What marketers can learn about Gen Z from Fortnite's success

Steinberg on how Fortnight's strategy can benefit marketers in reaching young audiences.

Epic’s Fortnite is the marketer’s holy grail: a global phenomenon attracting Gen Z players at huge scale in addition to millennials is an online video game, somehow both geeky and cool, underground and mass market. There are important takeaways from the game’s tremendous success for marketers aiming to reach the same audiences.

Fortnite is free to play in when users select the "battle royale" format, and it’s exactly this feature that first oxygenated its popularity when released earlier this year. The game’s success has been amplified by social media acknowledgement from star athletes, celebrities and influencers alike, creating impact that will be typified by top soccer stars leading up to this summer’s World Cup.

Inevitably, marketers are looking to capitalize on its extraordinary and sudden success by working out how to put advertising messages in and around the game – or as the players would say: ruin it. But when examples of how dedicated players are to the game, like soccer star David Price allegedly contracting carpal tunnel syndrome from playing on "too much Fortnite", there’s little question marketers will try to capitalize while it’s hot.

In the week that Facebook officially ceded its place to Instagram, Snapchat and YouTube as a millennial favorite, it’s worth understanding exactly why it is so popular before marketers try to sanitize and data-mine it to death.

One of its principle attractions to Gen Z is exactly how parent-unfriendly it is. Sure, parents can try to play, but it’s a very fast-paced game subject to random interventions, suited to dexterous reflexes and instincts honed on Call of Duty and Minecraft (the game is essentially a combination of the two).

It also depends hugely on the latter’s virtual community appeal, and the Fortnite community is a strong one. Large group play is a key attraction – it’s a new form of social media with its own communication mores and formulas.

The Hunger Games ethos is at its core. Players are dropped in groups of 100 into an alien landscape of their choice on a map after an apocalyptic storm that has wiped out 96% of the population; they have to acquire stuff with which to survive – both to chop down trees to build forts and shelters and weaponry to kill off the many and varied threats to their life. Like Hunger Games, it is last person or group (you can play in teams of up to four) standing.

The major part of its appeal appears to be that players can get out of it what they want. It is easy to play at entry level, but really tough to master perfectly – a bit like the English language. Unlike COD or similar games you can survive and thrive for quite some time simply by hiding in the virtual bushes. There are even accolades for longest survival without killing. That is, until the game unleashes another random storm and flushes the hiders out because they are losing physical power.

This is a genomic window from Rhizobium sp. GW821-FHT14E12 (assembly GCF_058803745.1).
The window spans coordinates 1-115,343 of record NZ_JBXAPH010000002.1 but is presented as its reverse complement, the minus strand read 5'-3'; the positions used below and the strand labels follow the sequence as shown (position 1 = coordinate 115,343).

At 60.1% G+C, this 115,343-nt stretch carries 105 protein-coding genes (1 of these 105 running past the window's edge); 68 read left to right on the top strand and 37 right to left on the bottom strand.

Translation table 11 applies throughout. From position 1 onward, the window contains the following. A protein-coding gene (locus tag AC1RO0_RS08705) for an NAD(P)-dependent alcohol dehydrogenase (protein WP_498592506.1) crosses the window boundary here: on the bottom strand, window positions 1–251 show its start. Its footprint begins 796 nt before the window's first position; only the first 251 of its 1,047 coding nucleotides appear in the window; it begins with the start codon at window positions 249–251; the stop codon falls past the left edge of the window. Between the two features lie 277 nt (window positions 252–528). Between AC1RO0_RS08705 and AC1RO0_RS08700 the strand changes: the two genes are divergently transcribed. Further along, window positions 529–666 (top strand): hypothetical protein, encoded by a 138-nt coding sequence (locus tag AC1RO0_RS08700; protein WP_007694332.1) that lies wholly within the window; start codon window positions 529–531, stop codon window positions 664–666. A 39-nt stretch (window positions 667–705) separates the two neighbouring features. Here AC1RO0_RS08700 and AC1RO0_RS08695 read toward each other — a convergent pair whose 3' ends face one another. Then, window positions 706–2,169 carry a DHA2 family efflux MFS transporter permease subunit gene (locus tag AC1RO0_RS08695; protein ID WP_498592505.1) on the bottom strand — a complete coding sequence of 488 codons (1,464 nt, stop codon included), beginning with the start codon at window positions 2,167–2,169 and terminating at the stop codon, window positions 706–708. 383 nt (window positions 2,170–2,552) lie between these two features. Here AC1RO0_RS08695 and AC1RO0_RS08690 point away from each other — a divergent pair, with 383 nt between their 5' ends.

However, what is really different is the lack of dog-eat-dog element in a last person standing game. Fortniters genuinely love helping other Fortniters play better. The streaming site Twitch is filled with Fortnite masters like "Ninja" giving tips and encouraging others to watch them play. Some 100k plus viewers do so regularly, and he is making a monthly killing on YouTube. When Ninja took on Drake, over 600k tuned in to watch.

Fortnite is not a gory game, despite the killings. It is anti-realist compared with COD or GTA. A Fortnite master can lose out to a novice on picking up new tools or weapons simply by luck, not skill.  You can’t really get better at the game by simply "buying stuff". In-game purchases are mostly about fun: "skins" or characters and football-like victory dances – which at up to $8. a pop can soon add up! The humour, dancing, shared tips and the fact that you can dip in and out of most games in ten minutes mean that there is less of the absolutely obsessive need to be the "winner".

Of course, marketers have already tried to cash in, and clumsily so. One of the more bizarre elements to the Roseanne’s show’s recent, short-lived revival was Roseanne Barr’s entirely random tweet claiming to have at least "20 Battle Royale wins". Currently there are no in-game ads beyond notifications of stuff you can buy for the game from Epic the manufacturer. They are easily dismissed. It is harder to avoid sitting through a 30-second ad before watching a Twitch demonstration video though. Players love it precisely because there is no pre-roll or in-game advertising.

That’s not to say serious money is not being made already: Twitch, YouTube, "Ninja" and others, Epic (via in-game purchases and tie-ins with the likes of Marvel’s Avengers), the Turtle Beach fancy headsets - all will continue to boom as students come home for summer. The huge question is: will it last? Or will Fortnite go the way of Flappy Birds, Pokemon Go and even PUBG, the rival, original "battle royale" game (the two may be embroiled in a high-profile legal dispute this summer too).

The answer is yes, for at least a year. It is genuinely tapping in to Generation Z’s Hunger Games meets altruism preferences, (which to marketers look contradictory); it hasn’t yet had a full summer of exposure; it will get a huge boost from the World Cup and other new celebrity players; headsets are not yet ubiquitous; its social media amplification tools (like Twitch) are only really getting started; it is low maintenance and – most important of all - parents and marketers really haven’t figured out how to ruin it. Yet.

Jason Steinberg is VP of strategic initiatives at AvatarLabs.